Explain why the reactance provided by a capacitor to an alternating current decreases with increasing frequency.

Reactance provided by a capacitor is given by, ${x}_{\mathrm{c}}=\frac{1}{\mathrm{\omega }c}=\frac{1}{2\mathrm{\pi }fC}$
For a given value of capacitance (C).
We know that, a capacitor does not allow flow of direct current through it as the resistance across the gap is infinite. If an alternating voltage is applied across the capacitor plates, then the plates are alternately charged and discharged. The current through the capacitor is a result of this changing voltage (or charge). Hence, a capacitor will pass more current through it if the voltage is changing at a faster rate, i.e. if the frequency of supply is higher. This implies that the reactance offered by a capacitor is less with increasing frequency.

#### Question 26:

Explain why the reactance offered by an inductor increases with increasing frequency of an alternating voltage.

Inductive reactance, XL= ωL
XL = 2πfL
We know that, an inductor opposes flow of current through it by developing a back emf according to Lenz’s law.
The induced voltage has a polarity so as to maintain the current at its present value. Now if the current is decreasing, the polarity of the induced emf will be so as to increase the current and vice versa. But the induced emf is proportional to the rate of change of current, so it will provide greater reactance to the flow of current if the rate of change is faster, i.e., when frequency increases.
Hence, the reactance of an inductor, is proportional to the frequency, being given by ωL.

#### Question 27:

An electrical device draws 2kW power from AC mains  The current differs (lags) in phase by $\varphi \left(\mathrm{tan}\varphi =\frac{-3}{4}\right)$ as compared to voltage. Find (i) R, (ii) XCXL, and (iii) IM. Another device has twice the values for R, XC and XL . How are the answers affected?

P = 2 kω = 2000 ω
tanÏ• =  $-\frac{3}{4}$
Vrms = V = 223 v
Power, $P=\frac{{V}^{2}}{Z}$

Impedance,
But, $\mathrm{tan\varphi }=\frac{{X}_{\mathrm{L}}-{X}_{\mathrm{C}}}{R}=\frac{3}{4}$

Putting values in equation (1)
$625={R}^{2}+{\left(\frac{3R}{4}\right)}^{2}$
(a) Resistance, R
(b)
(c) Irms $\sqrt{2}I$ = 12.6 A
If R, XC, XL are all doubled, tanÏ• does not change. Z is doubled, current is solved. So power is also solved.

#### Question 28:

1MW power is to be delivered from a power station to a town 10 km away. One uses a pair of Cu wires of radius 0.5 cm for this purpose. Calculate the fraction of ohmic losses to power transmitted if
(i) power is transmitted at 220V. Comment on the feasibility of doing this.
(ii) a step-up transformer is used to boost the voltage to 11000 V, power transmitted, then a step-down transfomer is used to bring voltage to 220 V.
(
ρCu = 1.7 × 10–8 SI unit)

(i) The distance between power station and tower is 10 km. Length of copper wire to used, L = 20 km = 20,000 m.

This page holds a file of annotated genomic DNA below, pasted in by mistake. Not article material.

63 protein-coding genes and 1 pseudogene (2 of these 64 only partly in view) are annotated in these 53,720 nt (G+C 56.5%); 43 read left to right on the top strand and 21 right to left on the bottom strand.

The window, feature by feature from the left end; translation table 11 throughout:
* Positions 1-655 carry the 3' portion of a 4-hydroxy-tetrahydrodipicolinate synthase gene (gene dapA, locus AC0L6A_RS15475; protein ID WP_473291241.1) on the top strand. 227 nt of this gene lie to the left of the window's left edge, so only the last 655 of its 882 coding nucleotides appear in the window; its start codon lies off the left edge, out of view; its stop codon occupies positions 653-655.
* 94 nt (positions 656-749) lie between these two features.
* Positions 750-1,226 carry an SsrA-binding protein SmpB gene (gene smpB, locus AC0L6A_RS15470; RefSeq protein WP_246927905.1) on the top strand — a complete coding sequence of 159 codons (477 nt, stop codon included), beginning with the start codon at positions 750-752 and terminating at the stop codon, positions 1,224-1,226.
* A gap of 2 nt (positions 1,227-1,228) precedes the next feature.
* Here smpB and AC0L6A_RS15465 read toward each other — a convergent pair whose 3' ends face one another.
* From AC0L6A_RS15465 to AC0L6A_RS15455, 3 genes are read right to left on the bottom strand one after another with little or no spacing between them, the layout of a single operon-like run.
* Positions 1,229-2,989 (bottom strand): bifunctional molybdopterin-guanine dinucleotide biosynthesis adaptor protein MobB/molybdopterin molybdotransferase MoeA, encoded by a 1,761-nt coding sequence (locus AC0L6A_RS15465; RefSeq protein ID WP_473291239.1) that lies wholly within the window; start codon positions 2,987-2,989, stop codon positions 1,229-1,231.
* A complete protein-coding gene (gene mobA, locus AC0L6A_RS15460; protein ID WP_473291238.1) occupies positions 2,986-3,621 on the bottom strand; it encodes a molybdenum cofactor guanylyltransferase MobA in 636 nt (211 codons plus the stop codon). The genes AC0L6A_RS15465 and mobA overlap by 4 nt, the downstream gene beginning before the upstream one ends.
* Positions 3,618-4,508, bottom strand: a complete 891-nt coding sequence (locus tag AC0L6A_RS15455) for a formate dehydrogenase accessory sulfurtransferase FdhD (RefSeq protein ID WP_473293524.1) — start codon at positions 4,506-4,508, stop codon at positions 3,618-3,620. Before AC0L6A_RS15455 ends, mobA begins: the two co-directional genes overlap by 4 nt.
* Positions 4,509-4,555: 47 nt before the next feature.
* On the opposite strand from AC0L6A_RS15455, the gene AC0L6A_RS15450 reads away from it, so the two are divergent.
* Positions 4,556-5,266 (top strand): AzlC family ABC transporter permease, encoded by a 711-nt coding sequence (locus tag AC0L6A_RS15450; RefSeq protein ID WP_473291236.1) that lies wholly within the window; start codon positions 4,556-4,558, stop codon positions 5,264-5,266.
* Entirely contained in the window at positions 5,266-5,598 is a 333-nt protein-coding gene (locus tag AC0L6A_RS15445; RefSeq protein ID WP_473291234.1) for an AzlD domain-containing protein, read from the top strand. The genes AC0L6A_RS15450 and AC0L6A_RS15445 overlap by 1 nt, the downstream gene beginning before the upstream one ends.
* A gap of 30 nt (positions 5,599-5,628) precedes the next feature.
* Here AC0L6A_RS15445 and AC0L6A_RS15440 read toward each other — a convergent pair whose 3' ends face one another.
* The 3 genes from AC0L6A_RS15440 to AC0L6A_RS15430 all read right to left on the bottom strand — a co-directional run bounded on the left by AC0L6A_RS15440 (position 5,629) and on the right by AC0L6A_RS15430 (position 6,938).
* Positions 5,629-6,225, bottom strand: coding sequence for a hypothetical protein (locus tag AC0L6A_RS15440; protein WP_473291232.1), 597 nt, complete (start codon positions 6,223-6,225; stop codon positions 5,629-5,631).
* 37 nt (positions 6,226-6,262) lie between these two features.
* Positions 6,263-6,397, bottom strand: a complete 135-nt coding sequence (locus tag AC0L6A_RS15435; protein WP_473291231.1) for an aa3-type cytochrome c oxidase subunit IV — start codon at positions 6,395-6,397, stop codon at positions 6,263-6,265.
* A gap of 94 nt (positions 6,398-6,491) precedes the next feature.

Resistance of copper wire, $R=\mathrm{\rho }\frac{l}{A}$

p = 106 ω
If, V = 220 V
then, I  = $\frac{P}{V}=\frac{{10}^{6}}{220}$ = 0.45 × 104 A
Power loss = I2R = 0.4 × (0.45 × 104)2 > 106 ω
Thus, this method cannot be used for transmission.
(ii) When power is transmitted at voltage, V = 1100 V
Current drawn, I1 = 91 A
Power loss = (I')2 R = (91)2 × 4 = 3.3 × 104 ω
Fraction of power loss $=\frac{3.3×{10}^{4}}{{10}^{6}}=3.3%$

#### Question 29:

Consider the LCR circuit shown in the given figure. Find the net current i and the phase of i. Show that $i=\frac{v}{Z}.$ Find the impendence Z for this circuit.

In the given figure 'L' & 'C' are connected in series and resistor 'R' is connected in parallel to both.
From the circuit, i = i1 + i2
where 'i' is the total current flowing through the circuit.

Applying KVL in lower circuit.
$\frac{{q}_{2}}{C}+Ld{i}_{2}$
VC + VL = Vm sinωt

Let q1 = qm sin (ωt + Ï•)       .....(2)
i1 $\frac{d{q}_{1}}{dt}$= qmω2sin(ωt + Ï•)   .....(3)
$\frac{{d}^{2}{q}_{1}}{d{t}^{2}}$= – qmω2sin(ωt + Ï•)     .....(4)
Substitute the values of equation (2) & (4) in equation (1)
$\frac{{q}_{\mathrm{m}}\mathrm{sin}\left(\mathrm{\omega }t+\mathrm{\varphi }\right)}{c}$Lqmω2sin(ωt + Ï•) = vmsinωt
q
msin(ωt + Ï•) $\left[\frac{1}{C}-{\mathrm{\omega }}^{2}L\right]$ = vmsinωt
at Ï• = 0

Applying KCL at junction, i = i1 + i2
i$\frac{{v}_{\mathrm{m}}\mathrm{sin\omega }t}{R}$ + qmωcos (ωt + Ï•)
Using relation (5) for qm at Ï• = 0
$i=\frac{{v}_{\mathrm{m}}\mathrm{sin\omega }t}{R}+\frac{{v}_{\mathrm{m}}\mathrm{\omega cos\omega }t}{\mathrm{\omega }\left(\frac{1}{\mathrm{\omega }c}-\mathrm{\omega }L\right)}$
$i=\frac{{v}_{\mathrm{m}}}{R}\mathrm{sin\omega }t+\frac{{v}_{\mathrm{m}}}{\left(\frac{1}{\mathrm{\omega }c}-\mathrm{\omega }L\right)}\mathrm{cos\omega }t$

i = C sin(ωt + Ï•)
A2 + B2 = Ccos2Ï• + C2sin2Ï•

For AC

Comparing (8) & (9)
So, $\frac{1}{Z}=\sqrt{\frac{1}{{R}^{2}}+\frac{1}{{\left(\frac{1}{\mathrm{\omega }C}-\mathrm{\omega }L\right)}^{2}}}$

#### Question 30:

For an LCR circuit driven at frequency ω, the equation reads
(i) Multiply the equation by i and simplify where possible.
(ii) Interpret each term physically.
(iii) Cast the equation in the form of a conservation of energy statement.
(iv) Intergrate the equation over one cycle to find that the phase difference between v and i must be acute.

Multiplying both the sides by i, we get

where, ${L}_{\mathrm{i}}\frac{di}{dt}=\frac{d}{dt}\left(\frac{1}{2}L{i}^{2}\right)$ = rate of change of energy stored in an inductor
${i}^{2}R$ = Joule heating loss,
$\frac{q}{C}i=\frac{d}{dt}\left(\frac{{q}^{2}}{2C}\right)$ = rate of change of energy stored in the capacitor.
Vi = Rate at which driving force pours in energy.
It goes into (i) ohmic loss and (ii) increase of stored energy.
Hence, equation (2) in the form of conservation of energy statement. Integrating both the sides of equation (2) with respect to time over one full cycle (0 → T) we may write.

If phase difference between v & i is a constant and acute angle.

#### Question 31:

In the LCR circuit shown in the given figure, the ac driving voltage is v = vm sin ωt.
(i) Write down the equation of motion for q (t).
(ii) At t = t0, the voltage source stops and R is short circuited. Now write down how much energy is stored in each of L and C.
(iii) Describe subsequent motion of charges.

(i) The ac driving voltage in the given LCR circuit,
$v={v}_{m}\mathrm{sin}\omega t$
At a time t,

Now for given LCR circuit,

(ii) At, t = to, resistance R is short circuited.
Due to which energy stored in inductor L:

(iii) Now further the circuit behaves as an LC oscillator. The capacitor will go on discharge further and all energy will go to inductor L and back and forth continuously.